A transplanted Southern Californian living in North Dakota Idaho, with some insights on life with deaf dogs, a gluten free spouse, and the occasional mischievous garden gnome. Thank you for visiting and I hope you enjoy.

Saturday, May 11, 2019

Japanese Maple Haircut

We're going to take slight detour today. Don't worry, we'll have a resolution to the backyard mystery project in the next week (maybe two weeks).  And the deaf dogs will certainly have antics to relay to our faithful readers. Today though...our Japanese maple.

The centerpiece of our backyard is good size lace leaf Japanese Maple, variety unknown. I've greatly appreciated these plants for a number of years but never lived in a place where they were viable options. Zone 10 Southern California was a bit too warm (though you could grow a few varieties) and Zone 4 North Dakota was too cold (though again, you could grow a few varieties). We planted two more Japanese Maples last year "Emmett's Pumpkin" and "Pung Kil". I'm also going to check out this book the next time I'm at the library.

This Japanese Maple was here when we moved and has been around for a while. The previous owners didn't seem to to more than give it the occasional bowl haircut. The picture below is our Japanese Maple in early March (before the construction project started) after an overnight rain, the drops of water glistened in the morning sun.
The bowl cut looked good enough and it was a majestic draping form. The tree itself has 4 seasons of visual interest and the leaves go from red to light green in Spring, darken through the Summer, and turn shades of gold and red in Fall. Giving it a proper trim was somewhere on my mental to-do list, but there were just so many other things that needed to be completed first. A contractor who was in the backyard consulting on our secret not-yet-announced big announcement gave me a hard time about its shabby condition. He stopped just short of saying I was doing a disservice to this lovely plant.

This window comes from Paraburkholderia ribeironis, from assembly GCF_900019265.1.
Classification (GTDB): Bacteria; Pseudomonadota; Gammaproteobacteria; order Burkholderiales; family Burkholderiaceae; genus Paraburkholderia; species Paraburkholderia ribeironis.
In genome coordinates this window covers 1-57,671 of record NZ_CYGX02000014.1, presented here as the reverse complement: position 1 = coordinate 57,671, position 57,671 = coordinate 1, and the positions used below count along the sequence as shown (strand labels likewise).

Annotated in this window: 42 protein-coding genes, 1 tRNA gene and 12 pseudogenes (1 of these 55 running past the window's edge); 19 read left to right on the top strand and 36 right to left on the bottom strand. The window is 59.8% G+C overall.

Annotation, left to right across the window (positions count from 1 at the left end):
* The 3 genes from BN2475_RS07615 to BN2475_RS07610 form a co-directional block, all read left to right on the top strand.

So Alycia and I spent a few hours pulling out dead branches, cutting off dead limbs, and clearing out the debris and leaves. What a difference it made. I didn't realize what an awesome structure it had underneath, the twisting branches off the main trunk look fantastic.
This is how it looked in mid-April, new growth had mostly filled it out.  The leaves will continue to gradually change color throughout the Spring and Summer and then put on a brilliant show for Fall.
Here's how it looks today in the second week of May in the dappled morning light. The leaves are a mixture of green, pale yellow, and maroon on this side. The West facing side that gets more afternoon sun has decidedly more deeply maroon leaves. It's a fantastic plant to have in the backyard with its appearance changing weekly.

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